Home > New analysis: Australia’s biggest super funds fractured on fossil gas
Media Release

New analysis: Australia’s biggest super funds fractured on fossil gas

18 October 2022


Tuesday 18 October: New analysis by Market Forces reveals some of Australia’s biggest super funds have been selling millions of shares in oil and gas giants Woodside and Santos, while others are investing heavily in these climate-wrecking companies.

The Market Forces study finds 11 out of the 14 super funds analysed own less shares in Santos in their default investment options at 30 June 2022 than at 31 December 2021, according to the funds’ latest holdings disclosures.

In their default investment options, AustralianSuper has dumped 41.3 per cent of its Santos shares, while UniSuper has sold 26.8 per cent and Hesta has unloaded 20.5 per cent. These three funds have collectively sold more than 14.1 million Santos shares in their default options.

The Market Forces analysis estimates UniSuper’s Balanced option has sold nearly three-quarters of its Woodside shares and HESTA’s Balanced Growth option has sold more than one-fifth of its Woodside shares, taking into account the shares these funds received as BHP shareholders through Woodside’s merger with BHP’s petroleum business at the start of June.

Brett Morgan, Superannuation Funds Campaigner, Market Forces said:

“This massive fire-sale of Santos and Woodside shares by some of the biggest super funds in the country is great news and a tribute to members who are demanding an end to investment in companies expanding oil and gas.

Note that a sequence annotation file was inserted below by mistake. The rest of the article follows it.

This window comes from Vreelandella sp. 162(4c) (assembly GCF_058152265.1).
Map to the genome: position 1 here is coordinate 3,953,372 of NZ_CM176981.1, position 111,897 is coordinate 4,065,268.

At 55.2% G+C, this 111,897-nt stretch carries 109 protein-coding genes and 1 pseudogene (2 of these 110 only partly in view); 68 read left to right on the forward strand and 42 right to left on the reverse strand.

“Despite its chest-beating about engagement with Woodside and Santos on climate action, HESTA appears to be quietly selling down shares in these companies in its default option.

“Is HESTA selling shares in response to members’ concerns, or finally recognising years of engagement with Woodside and Santos has failed to shift these companies’ fossil fuel expansion plans, which undermine our chances of a stable climate future?”

Members have been reporting concerns to Market Forces about UniSuper’s fossil fuel exposure cap, which allows the fund to more than double its investments in oil and gas companies including Woodside and Santos.

The analysis finds despite having previously sold most of its Woodside shares, Australia’s biggest super fund AustralianSuper has increased its stake in Woodside in its Balanced option by more than 14 times. Colonial First State’s (CFS) FirstChoice Wholesale Growth option has increased its stake by more than six times.

Hostplus’ Balanced option is the only option in Market Forces’ study to have significantly increased its stake in Santos, with a 16.1 per cent jump in shares.

“Why has AustralianSuper changed its tune and bought millions of shares in climate pariah Woodside?

“AustralianSuper’s move flies in the face of its commitment to net zero by 2050 and the Paris climate goals.

“It’s unacceptable to many members that Hostplus is endorsing Santos’ climate-wrecking oil and gas expansion plans, wildly contradicting the fund’s recent commitment to the target of net zero emissions by 2050.”

Note to editors:

AustralianSuper and CFS have committed to net zero portfolio emissions by 2050.

CFS also has an interim target to reduce emissions 30 per cent by 2030 and claims its targets align the fund with the goals of the Paris Agreement.

Hostplus announced its commitment to a net zero by 2050 portfolio emissions reduction target in March this year.

For media inquiries, please contact:

Antony Balmain, +61-423-253-477, [email protected]